Now that the 2023 fiscal year budget for the Pentagon has been set at a record $858 billion, it is time to take a look at opportunities for investors to share in the good times.
There are concerns in some quarters related to the concessions new House Speaker Kevin McCarthy had to make in order to gain his position. For fiscal 2024, McCarthy agreed to demands that tie an increase in the U.S. debt ceiling to cuts in discretionary spending and, more important to the Pentagon, a cap on the 2024 defense budget at the same level as fiscal 2022, about $75 billion below the 2023 level. Either of these could lead to a government shutdown, a full-year continuing resolution for FY 2024 or a default on the U.S. debt. The latter is virtually unthinkable, but the other two have historical precedents, neither particularly pleasant.
And good times they are. According to Michael Ciarmoli and his team at Truist Securities, “[T]he demand environment and global spending backdrop for the defense sector is the best we have seen on record.” Defense spending will not be subject to congressional wrangling over a continuing resolution, and even a divided Congress cannot do much to change that.
Truist’s analysts anticipate a 5% to 6% compound annual growth rate in NATO defense spending through 2026 as a reaction to the Russian invasion of Ukraine. That is expected to drive growth in sales to foreign governments and backlog growth for U.S. defense contractors.
A recession, or something that closely resembles one, is among the assumptions Ciarmoli and his team make. Others are continuing inflation and supply chain challenges at least through the first half of 2023. The defense sector, they believe, has been “de-risked, supply chain headwinds will ease and are in no way an indication of structural pressure, and top/bottom line growth will accelerate given the spending backdrop.”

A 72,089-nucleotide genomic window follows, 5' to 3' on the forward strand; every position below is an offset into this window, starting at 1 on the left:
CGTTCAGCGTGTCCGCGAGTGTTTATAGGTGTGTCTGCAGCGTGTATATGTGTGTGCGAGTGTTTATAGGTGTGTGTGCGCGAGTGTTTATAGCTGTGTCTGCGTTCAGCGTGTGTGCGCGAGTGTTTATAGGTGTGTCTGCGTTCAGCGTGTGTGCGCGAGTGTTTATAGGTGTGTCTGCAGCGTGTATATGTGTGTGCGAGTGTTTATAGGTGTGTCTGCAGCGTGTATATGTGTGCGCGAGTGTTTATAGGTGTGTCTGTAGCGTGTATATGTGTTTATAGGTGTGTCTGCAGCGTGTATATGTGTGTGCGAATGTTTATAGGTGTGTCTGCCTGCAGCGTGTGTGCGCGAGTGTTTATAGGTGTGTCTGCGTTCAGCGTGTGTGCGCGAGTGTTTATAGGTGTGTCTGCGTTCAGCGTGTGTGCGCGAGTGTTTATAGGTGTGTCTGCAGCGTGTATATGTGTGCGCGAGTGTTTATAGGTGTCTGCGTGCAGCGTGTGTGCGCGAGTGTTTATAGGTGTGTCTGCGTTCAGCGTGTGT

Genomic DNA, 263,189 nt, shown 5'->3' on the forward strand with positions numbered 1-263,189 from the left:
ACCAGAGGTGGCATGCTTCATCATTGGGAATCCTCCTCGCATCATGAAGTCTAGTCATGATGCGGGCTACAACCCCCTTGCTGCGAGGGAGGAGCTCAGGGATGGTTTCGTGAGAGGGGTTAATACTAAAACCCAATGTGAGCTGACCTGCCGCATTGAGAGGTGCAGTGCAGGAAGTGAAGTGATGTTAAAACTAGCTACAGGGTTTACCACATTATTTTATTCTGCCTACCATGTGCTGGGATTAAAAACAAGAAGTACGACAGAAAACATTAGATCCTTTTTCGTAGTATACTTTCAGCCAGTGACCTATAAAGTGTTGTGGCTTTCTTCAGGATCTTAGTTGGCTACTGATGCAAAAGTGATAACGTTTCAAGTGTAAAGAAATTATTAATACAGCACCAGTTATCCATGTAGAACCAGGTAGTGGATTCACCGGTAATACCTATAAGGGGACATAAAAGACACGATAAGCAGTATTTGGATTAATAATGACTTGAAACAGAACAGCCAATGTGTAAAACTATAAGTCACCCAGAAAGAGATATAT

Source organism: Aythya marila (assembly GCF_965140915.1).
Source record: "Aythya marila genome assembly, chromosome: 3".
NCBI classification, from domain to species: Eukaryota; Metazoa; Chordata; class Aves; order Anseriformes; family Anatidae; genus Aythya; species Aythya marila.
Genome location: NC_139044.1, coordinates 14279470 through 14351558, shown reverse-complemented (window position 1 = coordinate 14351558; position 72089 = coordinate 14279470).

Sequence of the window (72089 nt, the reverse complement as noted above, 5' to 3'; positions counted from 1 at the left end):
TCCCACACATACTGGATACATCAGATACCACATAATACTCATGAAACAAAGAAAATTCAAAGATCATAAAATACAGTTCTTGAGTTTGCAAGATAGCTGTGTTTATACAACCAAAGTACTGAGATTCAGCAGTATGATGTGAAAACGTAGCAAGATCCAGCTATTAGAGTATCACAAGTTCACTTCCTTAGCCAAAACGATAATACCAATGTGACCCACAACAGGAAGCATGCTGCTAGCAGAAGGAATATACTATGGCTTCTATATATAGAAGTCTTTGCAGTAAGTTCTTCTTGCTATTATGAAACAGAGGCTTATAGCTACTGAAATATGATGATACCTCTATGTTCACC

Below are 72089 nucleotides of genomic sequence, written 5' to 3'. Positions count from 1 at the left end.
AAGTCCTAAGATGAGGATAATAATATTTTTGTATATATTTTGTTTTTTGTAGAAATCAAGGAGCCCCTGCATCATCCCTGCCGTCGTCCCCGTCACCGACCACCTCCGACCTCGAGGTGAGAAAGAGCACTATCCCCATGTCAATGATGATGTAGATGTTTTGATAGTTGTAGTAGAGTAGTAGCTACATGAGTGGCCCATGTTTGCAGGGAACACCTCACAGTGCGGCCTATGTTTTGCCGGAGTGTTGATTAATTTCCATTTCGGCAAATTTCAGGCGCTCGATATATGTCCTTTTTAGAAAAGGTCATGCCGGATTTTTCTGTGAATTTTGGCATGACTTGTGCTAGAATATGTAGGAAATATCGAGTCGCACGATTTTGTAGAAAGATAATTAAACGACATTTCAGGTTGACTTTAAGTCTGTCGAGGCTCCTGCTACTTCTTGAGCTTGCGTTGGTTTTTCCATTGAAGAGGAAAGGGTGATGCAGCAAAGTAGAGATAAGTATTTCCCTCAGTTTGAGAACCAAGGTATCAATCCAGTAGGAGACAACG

In a cautionary moment, the analysts warn that “putting new money to work ahead of 4Q22 earnings season poses an unnecessary risk.” They also note that they do not expect to change ratings “abruptly or frequently” this year and believe that “investors should employ a trading mentality given current conditions.”
From their coverage universe, Truist’s analysts call out three defense stocks and two aerospace aftermarket suppliers as favorites. Here is a brief look at each.
Since the L3 and Harris merger in 2019, L3Harris Technologies Inc. (NYSE: LHX) has striven to become the sixth U.S. prime defense contract, joining Lockheed Martin, Raytheon, Northrop Grumman, Boeing and General Dynamics in an elite group. Its offer last month to acquire Aerojet Rocketdyne for $4.7 billion ($58 per share) could do the trick. If completed, the deal would create a company with a market cap of around $45 billion.
Truist has raised its price target on the stock from $258 to $264 (the average of 20 analyst firms is $264.67) and maintained its Buy rating on the shares. Excluding the effect of the pending acquisition, Truist raised its 2024 earnings per share (EPS) estimate on the shares to $12.98. Including an estimated $1.88 in Aerojet EPS for that year, the combined total would be around $14.90 compared to an estimate of $12.78 for L3Harris alone in 2023.
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